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Market Stallholders and Roadside Traders

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Trade measurement in Australia is the system which regulates the buying or selling of goods and services, where the value of the transaction is determined by a measurement.

Whether you are selling cheese by weight, milk by volume, or fabric by length, it is important as a business to know your trade measurement obligations.

What if I use a measuring instrument to sell goods?

If you sell goods by measurement (e.g. weight, length or volume), and you use a measuring instruement (scale), the measuring instrument used must be an approved design.

Measuring instruments used in trade have to be of an approved design or pattern and be marked with an NMI (or NSC) approval number, e.g. NMI 6/4D/355 or NSC 6/4D/220.

Approved measuring instruments must also be verified by a servicing licensee or an inspector before they can be used for trade.

Servicing licensees are an important part of the national trade measurement system. They are authorised to verify the accuracy of measuring instruments used for trade.

If an article is measured and sold by weight in front of customers, then the customer must have the opportunity to see the measuring process including the readings on the measuring instruments.

Sellers are responsible for ensuring the measuring instrument:

  • is of a type approved by the National Measurement Institute (NMI) and legal for trade use
  • is verified as accurate by a servicing licensee before it is  used
  • registers zero before it is  used
  • is properly installed and appropriate for the intended use
  • is used correctly by staff who have had adequate training in its correct use.

Measurements cannot include the weight of any packaging or wrapping.

NMI recommends that you get all your measuring instruments for trade checked regularly.

If you sell fruit, vegetables or some other food by weight, the scales that you use must be verified by a servicing licensee or an NMI trade measurement inspector.

When selling a quantity of a good by weight, the weight of any packaging (the ‘tare’) must not be included. This process is called ‘taring off’. Charging a customer for the weight of a good without subtracting the weight of the packaging is an offence and could result in a costly financial penalty.

You can write the weight on the packet by hand rather than pre-print labels or bags, but only when the produce is packed and sold on the same premises. In all other cases the weight must be printed or stamped.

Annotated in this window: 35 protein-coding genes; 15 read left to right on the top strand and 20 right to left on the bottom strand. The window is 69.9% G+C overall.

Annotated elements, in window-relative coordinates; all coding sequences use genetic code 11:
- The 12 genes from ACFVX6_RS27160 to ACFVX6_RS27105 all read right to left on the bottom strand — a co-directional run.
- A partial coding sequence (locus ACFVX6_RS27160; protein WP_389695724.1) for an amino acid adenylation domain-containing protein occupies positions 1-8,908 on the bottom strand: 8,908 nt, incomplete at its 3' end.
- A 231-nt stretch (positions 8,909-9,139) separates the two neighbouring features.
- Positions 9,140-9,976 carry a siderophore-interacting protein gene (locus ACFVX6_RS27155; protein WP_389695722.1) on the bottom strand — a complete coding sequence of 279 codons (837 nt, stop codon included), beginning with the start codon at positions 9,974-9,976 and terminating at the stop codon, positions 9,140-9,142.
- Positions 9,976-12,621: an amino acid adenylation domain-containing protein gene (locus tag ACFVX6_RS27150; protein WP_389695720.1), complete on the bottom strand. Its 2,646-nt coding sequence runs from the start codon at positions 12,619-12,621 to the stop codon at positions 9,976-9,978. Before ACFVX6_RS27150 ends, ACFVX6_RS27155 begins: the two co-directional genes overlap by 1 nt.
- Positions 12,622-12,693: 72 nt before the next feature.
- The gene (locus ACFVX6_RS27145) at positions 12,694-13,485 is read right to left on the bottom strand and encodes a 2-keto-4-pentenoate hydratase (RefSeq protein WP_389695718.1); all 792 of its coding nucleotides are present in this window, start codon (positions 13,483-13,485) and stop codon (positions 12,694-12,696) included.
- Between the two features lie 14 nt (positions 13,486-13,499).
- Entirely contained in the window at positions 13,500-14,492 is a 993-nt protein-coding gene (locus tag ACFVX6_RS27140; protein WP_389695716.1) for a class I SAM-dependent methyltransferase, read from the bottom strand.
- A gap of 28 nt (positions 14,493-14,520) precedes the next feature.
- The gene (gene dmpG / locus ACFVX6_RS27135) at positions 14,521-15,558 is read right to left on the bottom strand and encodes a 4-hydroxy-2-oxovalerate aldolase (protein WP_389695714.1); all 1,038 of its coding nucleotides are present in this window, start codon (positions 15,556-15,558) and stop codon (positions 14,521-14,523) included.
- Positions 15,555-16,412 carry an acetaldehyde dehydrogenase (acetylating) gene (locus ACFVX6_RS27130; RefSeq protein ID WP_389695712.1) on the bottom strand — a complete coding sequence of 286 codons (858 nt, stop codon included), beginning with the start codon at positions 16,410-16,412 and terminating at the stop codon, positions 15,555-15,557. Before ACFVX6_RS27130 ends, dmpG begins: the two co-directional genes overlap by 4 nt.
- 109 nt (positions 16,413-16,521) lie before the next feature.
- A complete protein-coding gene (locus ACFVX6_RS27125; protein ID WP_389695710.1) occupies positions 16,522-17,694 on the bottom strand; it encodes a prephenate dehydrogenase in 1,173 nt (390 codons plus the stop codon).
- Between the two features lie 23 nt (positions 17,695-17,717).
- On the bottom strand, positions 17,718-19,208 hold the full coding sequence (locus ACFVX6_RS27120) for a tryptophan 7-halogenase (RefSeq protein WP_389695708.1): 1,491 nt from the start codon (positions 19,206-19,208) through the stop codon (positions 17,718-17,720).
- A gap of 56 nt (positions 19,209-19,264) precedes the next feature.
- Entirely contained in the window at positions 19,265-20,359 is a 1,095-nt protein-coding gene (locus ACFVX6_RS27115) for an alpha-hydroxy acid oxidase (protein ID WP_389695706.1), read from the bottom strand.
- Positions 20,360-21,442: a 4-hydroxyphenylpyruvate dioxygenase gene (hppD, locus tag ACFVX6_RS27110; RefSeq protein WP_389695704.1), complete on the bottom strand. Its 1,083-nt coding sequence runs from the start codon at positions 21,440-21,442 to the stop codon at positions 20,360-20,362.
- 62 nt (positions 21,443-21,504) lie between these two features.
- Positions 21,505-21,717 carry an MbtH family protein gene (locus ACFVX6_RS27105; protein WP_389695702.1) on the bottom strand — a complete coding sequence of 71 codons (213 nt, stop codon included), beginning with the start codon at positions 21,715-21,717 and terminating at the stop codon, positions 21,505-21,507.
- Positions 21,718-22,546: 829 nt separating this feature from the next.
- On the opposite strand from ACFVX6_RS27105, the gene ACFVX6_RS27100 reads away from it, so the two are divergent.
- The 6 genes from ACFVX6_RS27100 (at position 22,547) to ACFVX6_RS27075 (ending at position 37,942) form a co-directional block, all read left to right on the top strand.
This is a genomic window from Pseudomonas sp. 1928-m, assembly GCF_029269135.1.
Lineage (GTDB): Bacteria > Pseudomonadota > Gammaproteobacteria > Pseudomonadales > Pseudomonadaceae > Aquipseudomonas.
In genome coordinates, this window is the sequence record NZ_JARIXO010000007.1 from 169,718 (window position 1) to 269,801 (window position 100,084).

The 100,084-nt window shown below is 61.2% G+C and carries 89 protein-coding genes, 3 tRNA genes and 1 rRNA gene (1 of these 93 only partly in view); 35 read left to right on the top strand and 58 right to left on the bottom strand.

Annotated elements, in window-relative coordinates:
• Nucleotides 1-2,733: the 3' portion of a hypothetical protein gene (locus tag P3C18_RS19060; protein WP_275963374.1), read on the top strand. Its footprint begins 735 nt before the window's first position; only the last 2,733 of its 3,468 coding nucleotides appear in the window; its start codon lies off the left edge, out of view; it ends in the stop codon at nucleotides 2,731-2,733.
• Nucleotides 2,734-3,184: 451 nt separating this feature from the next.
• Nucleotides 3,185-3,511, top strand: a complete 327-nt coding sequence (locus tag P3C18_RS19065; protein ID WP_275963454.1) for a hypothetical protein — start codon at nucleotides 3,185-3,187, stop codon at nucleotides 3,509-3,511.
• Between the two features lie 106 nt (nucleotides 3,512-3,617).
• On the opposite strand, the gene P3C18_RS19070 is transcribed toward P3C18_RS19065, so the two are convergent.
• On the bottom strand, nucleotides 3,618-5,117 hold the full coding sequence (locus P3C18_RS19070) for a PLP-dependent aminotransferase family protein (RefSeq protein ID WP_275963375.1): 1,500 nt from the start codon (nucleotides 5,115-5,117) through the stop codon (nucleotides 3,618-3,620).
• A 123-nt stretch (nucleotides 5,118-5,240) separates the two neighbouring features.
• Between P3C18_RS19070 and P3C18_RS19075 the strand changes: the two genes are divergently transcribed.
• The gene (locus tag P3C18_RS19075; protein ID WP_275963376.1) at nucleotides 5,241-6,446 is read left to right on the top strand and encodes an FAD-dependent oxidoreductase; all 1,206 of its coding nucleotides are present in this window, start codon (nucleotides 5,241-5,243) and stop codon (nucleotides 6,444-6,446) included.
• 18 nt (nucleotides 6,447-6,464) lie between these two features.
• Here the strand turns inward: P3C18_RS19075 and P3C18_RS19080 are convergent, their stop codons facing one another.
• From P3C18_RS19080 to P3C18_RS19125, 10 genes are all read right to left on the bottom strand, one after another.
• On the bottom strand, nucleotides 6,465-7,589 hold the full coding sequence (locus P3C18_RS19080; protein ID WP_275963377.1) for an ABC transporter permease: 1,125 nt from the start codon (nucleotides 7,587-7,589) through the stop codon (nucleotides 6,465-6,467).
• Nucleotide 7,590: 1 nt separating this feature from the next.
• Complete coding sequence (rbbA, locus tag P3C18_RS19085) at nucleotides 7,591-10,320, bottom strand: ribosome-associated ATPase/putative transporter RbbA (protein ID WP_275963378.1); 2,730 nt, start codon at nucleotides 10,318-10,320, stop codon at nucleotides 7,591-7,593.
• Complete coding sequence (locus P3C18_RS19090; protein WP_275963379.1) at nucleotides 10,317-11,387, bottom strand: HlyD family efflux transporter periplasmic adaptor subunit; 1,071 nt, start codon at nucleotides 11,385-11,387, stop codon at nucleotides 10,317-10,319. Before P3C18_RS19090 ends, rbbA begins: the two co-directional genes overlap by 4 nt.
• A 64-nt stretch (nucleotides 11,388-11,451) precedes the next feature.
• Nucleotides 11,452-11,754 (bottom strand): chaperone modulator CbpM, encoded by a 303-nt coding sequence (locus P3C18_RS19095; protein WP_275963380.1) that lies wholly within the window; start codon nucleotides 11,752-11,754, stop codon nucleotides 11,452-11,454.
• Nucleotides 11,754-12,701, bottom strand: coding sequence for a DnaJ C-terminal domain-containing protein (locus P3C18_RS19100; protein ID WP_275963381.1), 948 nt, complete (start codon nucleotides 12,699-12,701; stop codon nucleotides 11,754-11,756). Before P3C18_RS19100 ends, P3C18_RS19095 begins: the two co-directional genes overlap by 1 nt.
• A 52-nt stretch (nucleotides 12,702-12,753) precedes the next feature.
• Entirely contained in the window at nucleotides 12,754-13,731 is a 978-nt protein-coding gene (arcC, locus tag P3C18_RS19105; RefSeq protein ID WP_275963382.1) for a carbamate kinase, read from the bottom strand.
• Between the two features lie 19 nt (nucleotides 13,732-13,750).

What if I sell goods by count?

If you sell a good by count, e.g. a dozen oranges or 100 nails, the packaging must be marked with the accurate count. The only time that you do not have to mark the count on a pack is when the produce is packed:

  • in a clear transparent bag or package
  • there is less than nine articles in the pack.

Please also see ​Approval for sale of products by number or linear or area measurement for more information.

You can write the count on the packet by hand rather than pre-print labels or bags, but only when the produce is packed and sold on the same premises. In all other cases the count must be printed or stamped.

What if I sell pre-packed goods?

All goods prepacked for sale must be marked with the net measurement (that is the weight or number without the packaging) on the principal display panel. This panel is the part of a package that is most likely to be shown under normal conditions of display.

The measurement statement must be:

  • clear to read
  • 2 mm from the edge of the principal display panel and at least 2 mm from other graphics
  • in the same direction as the brand or product name
  • in a different colour from the background

All pre-packages (unless specifically exempt) must be clearly marked with the name and street address of the packer or party accepting responsibility for packing. The use of a post office box, locked bag, telephone number or email is not acceptable.

Pre-packages must not contain less than the stated amount at all times prior to sale. If the article is likely to lose weight or volume through evaporation, dehydration or other means, the packer must make allowances for any expected losses in the measurement when packaging the product.

In addition to net weight for fruit and vegetables packed in random weights, each pack must be marked with the price/kg and total price. However, the price/kg does not need to be marked if the same article is packed in constant sizes (e.g. if all packs of carrots are marked 600 g).

What other Issues should I be aware of?

Your local council and state/territory authorities will able to advise you on issues such as:

  • permissions, licence arrangements and fees to set up a roadside stall
  • business registration
  • health and safety regulations

Regulating the sale of fruit and vegetables

NMI employs trade measurement inspectors throughout Australia. The role of inspectors is:

  • to ensure that all measuring instruments used for trade are verified and used correctly
  • to monitor the verification activities of servicing licensees
  • to check pre-packages for correct packer identification, measurement markings and accurate measure
  • to investigate complaints and resolve problems with trade measurement matters
  • to issue infringement notices or take prosecution action if a breach of the trade measurement legislation is identified.

For more information

For more information contact 1300 686 664, infotm@measurement.gov.au or use our online form.